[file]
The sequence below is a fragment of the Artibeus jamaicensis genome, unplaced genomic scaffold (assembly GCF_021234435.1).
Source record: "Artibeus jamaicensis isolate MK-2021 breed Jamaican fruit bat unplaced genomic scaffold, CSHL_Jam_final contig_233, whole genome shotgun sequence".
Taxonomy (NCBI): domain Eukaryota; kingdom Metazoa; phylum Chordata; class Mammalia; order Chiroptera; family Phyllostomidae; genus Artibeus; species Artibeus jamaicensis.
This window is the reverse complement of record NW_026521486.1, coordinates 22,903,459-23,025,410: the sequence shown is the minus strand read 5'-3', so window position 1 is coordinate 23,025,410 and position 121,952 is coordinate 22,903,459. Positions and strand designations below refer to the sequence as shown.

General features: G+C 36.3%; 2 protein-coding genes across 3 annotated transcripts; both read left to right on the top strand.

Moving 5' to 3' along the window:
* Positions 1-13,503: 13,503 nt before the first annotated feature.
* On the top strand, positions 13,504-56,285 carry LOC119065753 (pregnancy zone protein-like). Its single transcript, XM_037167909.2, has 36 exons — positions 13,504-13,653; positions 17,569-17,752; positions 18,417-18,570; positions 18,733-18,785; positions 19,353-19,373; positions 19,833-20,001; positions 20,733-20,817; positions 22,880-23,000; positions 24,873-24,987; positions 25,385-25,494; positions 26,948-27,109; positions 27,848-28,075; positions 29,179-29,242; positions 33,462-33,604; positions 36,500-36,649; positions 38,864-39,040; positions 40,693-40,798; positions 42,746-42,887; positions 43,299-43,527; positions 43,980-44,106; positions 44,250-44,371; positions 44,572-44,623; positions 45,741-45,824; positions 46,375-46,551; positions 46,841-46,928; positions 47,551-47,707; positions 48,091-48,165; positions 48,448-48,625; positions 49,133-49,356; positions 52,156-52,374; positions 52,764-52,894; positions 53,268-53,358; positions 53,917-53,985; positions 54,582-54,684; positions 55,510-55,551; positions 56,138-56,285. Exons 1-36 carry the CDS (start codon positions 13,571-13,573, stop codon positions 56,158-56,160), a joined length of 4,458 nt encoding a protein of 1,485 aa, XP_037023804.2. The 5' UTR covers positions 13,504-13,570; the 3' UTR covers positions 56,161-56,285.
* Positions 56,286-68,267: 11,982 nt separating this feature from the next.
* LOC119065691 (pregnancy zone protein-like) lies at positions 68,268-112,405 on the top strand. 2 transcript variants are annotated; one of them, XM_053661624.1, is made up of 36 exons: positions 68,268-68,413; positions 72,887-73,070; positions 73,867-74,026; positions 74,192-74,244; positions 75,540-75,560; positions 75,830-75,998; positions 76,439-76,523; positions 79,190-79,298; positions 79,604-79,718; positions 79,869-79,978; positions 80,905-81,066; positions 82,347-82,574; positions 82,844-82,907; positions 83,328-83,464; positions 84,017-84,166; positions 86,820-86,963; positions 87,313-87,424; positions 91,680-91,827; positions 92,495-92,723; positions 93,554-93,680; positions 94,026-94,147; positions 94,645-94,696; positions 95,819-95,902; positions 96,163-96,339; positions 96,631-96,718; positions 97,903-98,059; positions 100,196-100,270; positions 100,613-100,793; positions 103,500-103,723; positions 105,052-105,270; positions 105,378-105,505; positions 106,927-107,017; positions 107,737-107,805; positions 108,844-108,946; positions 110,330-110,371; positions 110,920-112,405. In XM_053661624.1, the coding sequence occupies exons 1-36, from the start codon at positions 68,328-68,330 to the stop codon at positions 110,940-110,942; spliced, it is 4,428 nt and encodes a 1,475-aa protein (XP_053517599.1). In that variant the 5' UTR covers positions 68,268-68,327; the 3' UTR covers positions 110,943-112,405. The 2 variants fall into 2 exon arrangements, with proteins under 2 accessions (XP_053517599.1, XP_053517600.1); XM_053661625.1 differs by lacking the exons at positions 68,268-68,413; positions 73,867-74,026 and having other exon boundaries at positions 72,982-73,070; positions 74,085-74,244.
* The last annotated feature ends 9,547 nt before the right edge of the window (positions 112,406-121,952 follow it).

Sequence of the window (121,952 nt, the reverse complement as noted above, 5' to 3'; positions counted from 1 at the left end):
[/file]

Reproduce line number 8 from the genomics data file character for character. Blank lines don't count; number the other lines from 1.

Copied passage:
* On the top strand, positions 13,504-56,285 carry LOC119065753 (pregnancy zone protein-like). Its single transcript, XM_037167909.2, has 36 exons — positions 13,504-13,653; positions 17,569-17,752; positions 18,417-18,570; positions 18,733-18,785; positions 19,353-19,373; positions 19,833-20,001; positions 20,733-20,817; positions 22,880-23,000; positions 24,873-24,987; positions 25,385-25,494; positions 26,948-27,109; positions 27,848-28,075; positions 29,179-29,242; positions 33,462-33,604; positions 36,500-36,649; positions 38,864-39,040; positions 40,693-40,798; positions 42,746-42,887; positions 43,299-43,527; positions 43,980-44,106; positions 44,250-44,371; positions 44,572-44,623; positions 45,741-45,824; positions 46,375-46,551; positions 46,841-46,928; positions 47,551-47,707; positions 48,091-48,165; positions 48,448-48,625; positions 49,133-49,356; positions 52,156-52,374; positions 52,764-52,894; positions 53,268-53,358; positions 53,917-53,985; positions 54,582-54,684; positions 55,510-55,551; positions 56,138-56,285. Exons 1-36 carry the CDS (start codon positions 13,571-13,573, stop codon positions 56,158-56,160), a joined length of 4,458 nt encoding a protein of 1,485 aa, XP_037023804.2. The 5' UTR covers positions 13,504-13,570; the 3' UTR covers positions 56,161-56,285.